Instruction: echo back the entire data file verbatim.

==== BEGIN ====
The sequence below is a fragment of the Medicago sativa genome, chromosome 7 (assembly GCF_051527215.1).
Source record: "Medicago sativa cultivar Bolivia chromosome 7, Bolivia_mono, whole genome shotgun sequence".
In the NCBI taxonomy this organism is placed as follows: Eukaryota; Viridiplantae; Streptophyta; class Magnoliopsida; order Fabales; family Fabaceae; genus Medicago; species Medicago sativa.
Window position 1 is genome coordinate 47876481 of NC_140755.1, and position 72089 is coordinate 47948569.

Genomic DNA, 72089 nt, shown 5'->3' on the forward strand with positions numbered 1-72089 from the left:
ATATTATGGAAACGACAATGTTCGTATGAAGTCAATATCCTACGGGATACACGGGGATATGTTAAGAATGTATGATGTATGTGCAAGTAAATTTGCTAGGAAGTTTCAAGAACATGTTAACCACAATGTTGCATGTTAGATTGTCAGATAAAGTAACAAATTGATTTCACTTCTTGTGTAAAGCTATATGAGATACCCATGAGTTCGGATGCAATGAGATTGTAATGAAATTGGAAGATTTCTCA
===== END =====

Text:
The sequence below is a fragment of the Medicago sativa genome, chromosome 7 (assembly GCF_051527215.1).
Source record: "Medicago sativa cultivar Bolivia chromosome 7, Bolivia_mono, whole genome shotgun sequence".
In the NCBI taxonomy this organism is placed as follows: Eukaryota; Viridiplantae; Streptophyta; class Magnoliopsida; order Fabales; family Fabaceae; genus Medicago; species Medicago sativa.
Window position 1 is genome coordinate 47876481 of NC_140755.1, and position 72089 is coordinate 47948569.

Genomic DNA, 72089 nt, shown 5'->3' on the forward strand with positions numbered 1-72089 from the left:
ATATTATGGAAACGACAATGTTCGTATGAAGTCAATATCCTACGGGATACACGGGGATATGTTAAGAATGTATGATGTATGTGCAAGTAAATTTGCTAGGAAGTTTCAAGAACATGTTAACCACAATGTTGCATGTTAGATTGTCAGATAAAGTAACAAATTGATTTCACTTCTTGTGTAAAGCTATATGAGATACCCATGAGTTCGGATGCAATGAGATTGTAATGAAATTGGAAGATTTCTCA